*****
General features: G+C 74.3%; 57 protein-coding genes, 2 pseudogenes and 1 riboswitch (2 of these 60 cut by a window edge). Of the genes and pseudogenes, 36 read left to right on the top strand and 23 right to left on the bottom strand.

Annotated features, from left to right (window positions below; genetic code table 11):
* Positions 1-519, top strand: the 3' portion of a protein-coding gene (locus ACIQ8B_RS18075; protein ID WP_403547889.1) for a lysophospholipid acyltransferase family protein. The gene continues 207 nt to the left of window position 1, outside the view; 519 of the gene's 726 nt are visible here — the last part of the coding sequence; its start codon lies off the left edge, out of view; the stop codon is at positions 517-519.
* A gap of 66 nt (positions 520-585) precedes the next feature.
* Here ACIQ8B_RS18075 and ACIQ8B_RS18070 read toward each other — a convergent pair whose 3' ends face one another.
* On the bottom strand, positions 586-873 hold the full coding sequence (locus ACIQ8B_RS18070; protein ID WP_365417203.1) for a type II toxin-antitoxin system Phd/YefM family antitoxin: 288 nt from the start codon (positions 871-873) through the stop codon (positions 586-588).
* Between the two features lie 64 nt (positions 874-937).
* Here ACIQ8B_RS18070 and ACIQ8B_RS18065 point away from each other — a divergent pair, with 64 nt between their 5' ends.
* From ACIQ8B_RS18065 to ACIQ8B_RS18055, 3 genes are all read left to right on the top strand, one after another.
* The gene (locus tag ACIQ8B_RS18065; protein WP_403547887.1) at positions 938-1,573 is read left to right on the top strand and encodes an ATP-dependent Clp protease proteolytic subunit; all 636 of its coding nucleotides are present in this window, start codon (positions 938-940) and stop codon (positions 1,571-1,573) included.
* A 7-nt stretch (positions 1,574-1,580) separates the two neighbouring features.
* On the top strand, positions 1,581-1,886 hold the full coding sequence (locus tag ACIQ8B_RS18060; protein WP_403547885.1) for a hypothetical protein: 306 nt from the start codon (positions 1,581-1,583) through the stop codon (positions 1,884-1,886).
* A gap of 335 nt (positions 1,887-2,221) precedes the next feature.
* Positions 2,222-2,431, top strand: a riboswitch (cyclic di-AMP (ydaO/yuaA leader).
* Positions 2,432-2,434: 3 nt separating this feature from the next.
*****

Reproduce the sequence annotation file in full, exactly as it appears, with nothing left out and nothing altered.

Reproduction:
General features: G+C 74.3%; 57 protein-coding genes, 2 pseudogenes and 1 riboswitch (2 of these 60 cut by a window edge). Of the genes and pseudogenes, 36 read left to right on the top strand and 23 right to left on the bottom strand.

Annotated features, from left to right (window positions below; genetic code table 11):
* Positions 1-519, top strand: the 3' portion of a protein-coding gene (locus ACIQ8B_RS18075; protein ID WP_403547889.1) for a lysophospholipid acyltransferase family protein. The gene continues 207 nt to the left of window position 1, outside the view; 519 of the gene's 726 nt are visible here — the last part of the coding sequence; its start codon lies off the left edge, out of view; the stop codon is at positions 517-519.
* A gap of 66 nt (positions 520-585) precedes the next feature.
* Here ACIQ8B_RS18075 and ACIQ8B_RS18070 read toward each other — a convergent pair whose 3' ends face one another.
* On the bottom strand, positions 586-873 hold the full coding sequence (locus ACIQ8B_RS18070; protein ID WP_365417203.1) for a type II toxin-antitoxin system Phd/YefM family antitoxin: 288 nt from the start codon (positions 871-873) through the stop codon (positions 586-588).
* Between the two features lie 64 nt (positions 874-937).
* Here ACIQ8B_RS18070 and ACIQ8B_RS18065 point away from each other — a divergent pair, with 64 nt between their 5' ends.
* From ACIQ8B_RS18065 to ACIQ8B_RS18055, 3 genes are all read left to right on the top strand, one after another.
* The gene (locus tag ACIQ8B_RS18065; protein WP_403547887.1) at positions 938-1,573 is read left to right on the top strand and encodes an ATP-dependent Clp protease proteolytic subunit; all 636 of its coding nucleotides are present in this window, start codon (positions 938-940) and stop codon (positions 1,571-1,573) included.
* A 7-nt stretch (positions 1,574-1,580) separates the two neighbouring features.
* On the top strand, positions 1,581-1,886 hold the full coding sequence (locus tag ACIQ8B_RS18060; protein WP_403547885.1) for a hypothetical protein: 306 nt from the start codon (positions 1,581-1,583) through the stop codon (positions 1,884-1,886).
* A gap of 335 nt (positions 1,887-2,221) precedes the next feature.
* Positions 2,222-2,431, top strand: a riboswitch (cyclic di-AMP (ydaO/yuaA leader).
* Positions 2,432-2,434: 3 nt separating this feature from the next.